Prisons are often described as “breeding grounds” for radicalisation and violent extremism, since they are highly unsettling environments in which individuals are more likely than elsewhere to explore new beliefs, and associations. Deprived of their existing social networks and given the conditions of their confinement, prisoners with no previous involvement in politically motivated violence are vulnerable to being radicalised and recruited into terrorism. A key driver of radicalisation prevention in prisons is the training and awareness raising of the staff. First line workers have been identified as a key group that can make an important contribution to this issue and include prison and probation staff.
Radicalisation Prevention in Prisons (R2PRIS) Project seeks to reduce radicalisation and extremism inside prisons by enhancing the competences of frontline staff (correctional officers, educational staff and psychologists, social workers) to identify, report and interpret signals of radicalisation and respond appropriately.
Specific goals include:
1. Create awareness on the broad picture of terrorism, the mind set and narratives used by understanding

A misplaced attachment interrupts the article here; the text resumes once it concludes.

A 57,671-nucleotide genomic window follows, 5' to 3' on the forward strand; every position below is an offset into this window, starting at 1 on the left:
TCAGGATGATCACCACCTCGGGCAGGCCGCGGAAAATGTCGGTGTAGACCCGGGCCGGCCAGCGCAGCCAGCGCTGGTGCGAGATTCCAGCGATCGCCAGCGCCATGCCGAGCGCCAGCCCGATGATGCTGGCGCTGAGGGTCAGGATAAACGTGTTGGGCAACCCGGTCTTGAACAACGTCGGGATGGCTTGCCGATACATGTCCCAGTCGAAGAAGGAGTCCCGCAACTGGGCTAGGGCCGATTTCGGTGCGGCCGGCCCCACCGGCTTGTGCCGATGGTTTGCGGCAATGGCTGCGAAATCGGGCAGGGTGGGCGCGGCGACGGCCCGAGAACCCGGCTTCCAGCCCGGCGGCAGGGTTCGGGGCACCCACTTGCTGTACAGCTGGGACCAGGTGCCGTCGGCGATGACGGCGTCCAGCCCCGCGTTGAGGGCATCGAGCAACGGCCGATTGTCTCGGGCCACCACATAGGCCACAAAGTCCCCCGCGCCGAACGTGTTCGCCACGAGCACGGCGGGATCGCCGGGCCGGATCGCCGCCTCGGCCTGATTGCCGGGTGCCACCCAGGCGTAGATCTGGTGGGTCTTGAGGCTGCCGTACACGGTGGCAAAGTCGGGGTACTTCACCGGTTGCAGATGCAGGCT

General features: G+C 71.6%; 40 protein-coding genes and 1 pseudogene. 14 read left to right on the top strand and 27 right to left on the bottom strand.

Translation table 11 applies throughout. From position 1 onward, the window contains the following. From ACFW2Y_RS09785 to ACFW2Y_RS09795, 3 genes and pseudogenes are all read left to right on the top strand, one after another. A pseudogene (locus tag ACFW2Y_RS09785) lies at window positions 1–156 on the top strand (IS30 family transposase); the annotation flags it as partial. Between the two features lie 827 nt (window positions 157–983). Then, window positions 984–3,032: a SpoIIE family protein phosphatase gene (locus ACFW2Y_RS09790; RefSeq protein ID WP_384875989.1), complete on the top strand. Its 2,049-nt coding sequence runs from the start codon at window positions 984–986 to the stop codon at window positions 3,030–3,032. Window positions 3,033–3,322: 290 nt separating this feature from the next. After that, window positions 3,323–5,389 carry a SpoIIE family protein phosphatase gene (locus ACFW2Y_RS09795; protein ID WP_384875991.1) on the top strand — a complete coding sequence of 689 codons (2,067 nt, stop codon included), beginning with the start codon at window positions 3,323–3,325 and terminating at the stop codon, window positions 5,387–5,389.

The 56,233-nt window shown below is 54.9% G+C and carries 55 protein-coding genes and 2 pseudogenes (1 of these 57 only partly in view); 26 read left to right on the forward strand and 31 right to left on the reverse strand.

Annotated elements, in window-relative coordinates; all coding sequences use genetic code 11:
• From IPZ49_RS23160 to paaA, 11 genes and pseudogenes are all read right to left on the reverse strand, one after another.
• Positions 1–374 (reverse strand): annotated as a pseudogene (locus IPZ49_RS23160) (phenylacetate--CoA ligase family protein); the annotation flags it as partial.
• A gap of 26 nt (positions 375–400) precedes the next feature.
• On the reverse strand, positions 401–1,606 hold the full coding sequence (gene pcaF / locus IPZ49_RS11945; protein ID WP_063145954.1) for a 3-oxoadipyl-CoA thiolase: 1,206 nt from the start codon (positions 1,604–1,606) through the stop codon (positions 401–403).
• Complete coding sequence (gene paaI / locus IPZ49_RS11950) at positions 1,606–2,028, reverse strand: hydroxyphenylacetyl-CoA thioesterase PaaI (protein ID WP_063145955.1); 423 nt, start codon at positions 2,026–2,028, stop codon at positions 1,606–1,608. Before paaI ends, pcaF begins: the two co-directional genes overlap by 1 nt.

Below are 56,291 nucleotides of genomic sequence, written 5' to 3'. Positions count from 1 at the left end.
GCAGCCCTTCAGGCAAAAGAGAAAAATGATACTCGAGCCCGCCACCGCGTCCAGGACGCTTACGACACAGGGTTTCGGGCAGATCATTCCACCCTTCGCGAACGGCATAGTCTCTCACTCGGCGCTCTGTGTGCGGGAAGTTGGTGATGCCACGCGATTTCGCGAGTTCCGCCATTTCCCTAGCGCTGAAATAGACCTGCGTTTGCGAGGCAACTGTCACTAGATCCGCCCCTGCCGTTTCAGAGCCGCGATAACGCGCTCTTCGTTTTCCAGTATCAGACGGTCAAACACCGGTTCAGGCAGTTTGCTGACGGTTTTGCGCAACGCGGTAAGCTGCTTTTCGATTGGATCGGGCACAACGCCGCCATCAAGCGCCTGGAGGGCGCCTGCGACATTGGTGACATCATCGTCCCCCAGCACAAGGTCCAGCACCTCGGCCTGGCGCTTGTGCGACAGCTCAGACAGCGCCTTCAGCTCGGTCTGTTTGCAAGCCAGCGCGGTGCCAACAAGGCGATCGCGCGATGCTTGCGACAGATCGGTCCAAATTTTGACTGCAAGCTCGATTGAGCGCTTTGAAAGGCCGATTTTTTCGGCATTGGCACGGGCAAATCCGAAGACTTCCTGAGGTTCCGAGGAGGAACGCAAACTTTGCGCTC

2. Develop the tools and instruments for prison administration and line-level staff to recognize signs of radicalisation at an early stage within their specific facility;
3. Provide common, consistent and effective instruments to help staff report their observations to the appropriate intelligence staff;
4. Provide model procedures for intelligence staff to vet the data they receive from prison staff and to appropriately interpret it;
5. Establish a series of training programmes and tools for all staff within a prison to respond appropriately to potentially vulnerable individuals at risk of radicalisation.
The following results are expected during R2PRIS project:
This website has been accomplished during the project “Radicalisation Prevention in Prisons” - 2015-1-PT01-KA204-013062 (R2PRIS), implemented with the financial support of the European Commission through the Erasmus + Programme. This publication reflects the views only of the author, The Portuguese National Agency ERASMUS+ Education and Training and the European Commission cannot be held responsible for any use which may be made of the information contained therein.
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